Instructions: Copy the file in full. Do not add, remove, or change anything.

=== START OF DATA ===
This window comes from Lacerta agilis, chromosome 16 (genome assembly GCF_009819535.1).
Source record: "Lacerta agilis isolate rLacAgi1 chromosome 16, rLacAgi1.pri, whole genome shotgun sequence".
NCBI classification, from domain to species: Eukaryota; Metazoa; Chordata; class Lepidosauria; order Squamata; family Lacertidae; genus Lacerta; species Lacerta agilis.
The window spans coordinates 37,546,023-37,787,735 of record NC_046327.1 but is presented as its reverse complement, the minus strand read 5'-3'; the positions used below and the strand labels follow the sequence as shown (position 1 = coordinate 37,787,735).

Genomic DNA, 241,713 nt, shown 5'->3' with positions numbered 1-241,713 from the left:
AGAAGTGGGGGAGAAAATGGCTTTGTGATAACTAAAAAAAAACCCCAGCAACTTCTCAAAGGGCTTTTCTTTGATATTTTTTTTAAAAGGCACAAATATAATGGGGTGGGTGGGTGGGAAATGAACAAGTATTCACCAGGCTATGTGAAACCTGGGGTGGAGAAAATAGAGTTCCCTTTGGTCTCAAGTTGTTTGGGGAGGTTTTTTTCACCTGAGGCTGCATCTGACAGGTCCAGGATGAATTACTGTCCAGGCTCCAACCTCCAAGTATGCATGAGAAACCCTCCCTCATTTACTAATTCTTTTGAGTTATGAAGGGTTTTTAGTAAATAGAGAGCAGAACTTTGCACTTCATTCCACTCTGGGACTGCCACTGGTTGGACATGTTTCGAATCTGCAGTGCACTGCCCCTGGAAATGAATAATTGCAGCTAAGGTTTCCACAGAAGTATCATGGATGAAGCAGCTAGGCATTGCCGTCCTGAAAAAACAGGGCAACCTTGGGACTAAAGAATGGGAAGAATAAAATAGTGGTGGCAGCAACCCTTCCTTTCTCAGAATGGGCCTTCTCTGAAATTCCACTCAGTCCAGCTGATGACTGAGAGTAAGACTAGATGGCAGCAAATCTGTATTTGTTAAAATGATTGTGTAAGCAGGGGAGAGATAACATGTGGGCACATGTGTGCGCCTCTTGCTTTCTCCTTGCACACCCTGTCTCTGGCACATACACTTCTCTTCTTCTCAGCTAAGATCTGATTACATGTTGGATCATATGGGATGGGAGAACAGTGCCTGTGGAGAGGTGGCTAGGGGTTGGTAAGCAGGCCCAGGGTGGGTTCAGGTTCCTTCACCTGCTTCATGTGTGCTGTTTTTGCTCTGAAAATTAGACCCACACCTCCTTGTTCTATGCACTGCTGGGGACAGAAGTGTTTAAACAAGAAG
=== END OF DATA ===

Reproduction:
This window comes from Lacerta agilis, chromosome 16 (genome assembly GCF_009819535.1).
Source record: "Lacerta agilis isolate rLacAgi1 chromosome 16, rLacAgi1.pri, whole genome shotgun sequence".
NCBI classification, from domain to species: Eukaryota; Metazoa; Chordata; class Lepidosauria; order Squamata; family Lacertidae; genus Lacerta; species Lacerta agilis.
The window spans coordinates 37,546,023-37,787,735 of record NC_046327.1 but is presented as its reverse complement, the minus strand read 5'-3'; the positions used below and the strand labels follow the sequence as shown (position 1 = coordinate 37,787,735).

Genomic DNA, 241,713 nt, shown 5'->3' with positions numbered 1-241,713 from the left:
AGAAGTGGGGGAGAAAATGGCTTTGTGATAACTAAAAAAAAACCCCAGCAACTTCTCAAAGGGCTTTTCTTTGATATTTTTTTTAAAAGGCACAAATATAATGGGGTGGGTGGGTGGGAAATGAACAAGTATTCACCAGGCTATGTGAAACCTGGGGTGGAGAAAATAGAGTTCCCTTTGGTCTCAAGTTGTTTGGGGAGGTTTTTTTCACCTGAGGCTGCATCTGACAGGTCCAGGATGAATTACTGTCCAGGCTCCAACCTCCAAGTATGCATGAGAAACCCTCCCTCATTTACTAATTCTTTTGAGTTATGAAGGGTTTTTAGTAAATAGAGAGCAGAACTTTGCACTTCATTCCACTCTGGGACTGCCACTGGTTGGACATGTTTCGAATCTGCAGTGCACTGCCCCTGGAAATGAATAATTGCAGCTAAGGTTTCCACAGAAGTATCATGGATGAAGCAGCTAGGCATTGCCGTCCTGAAAAAACAGGGCAACCTTGGGACTAAAGAATGGGAAGAATAAAATAGTGGTGGCAGCAACCCTTCCTTTCTCAGAATGGGCCTTCTCTGAAATTCCACTCAGTCCAGCTGATGACTGAGAGTAAGACTAGATGGCAGCAAATCTGTATTTGTTAAAATGATTGTGTAAGCAGGGGAGAGATAACATGTGGGCACATGTGTGCGCCTCTTGCTTTCTCCTTGCACACCCTGTCTCTGGCACATACACTTCTCTTCTTCTCAGCTAAGATCTGATTACATGTTGGATCATATGGGATGGGAGAACAGTGCCTGTGGAGAGGTGGCTAGGGGTTGGTAAGCAGGCCCAGGGTGGGTTCAGGTTCCTTCACCTGCTTCATGTGTGCTGTTTTTGCTCTGAAAATTAGACCCACACCTCCTTGTTCTATGCACTGCTGGGGACAGAAGTGTTTAAACAAGAAG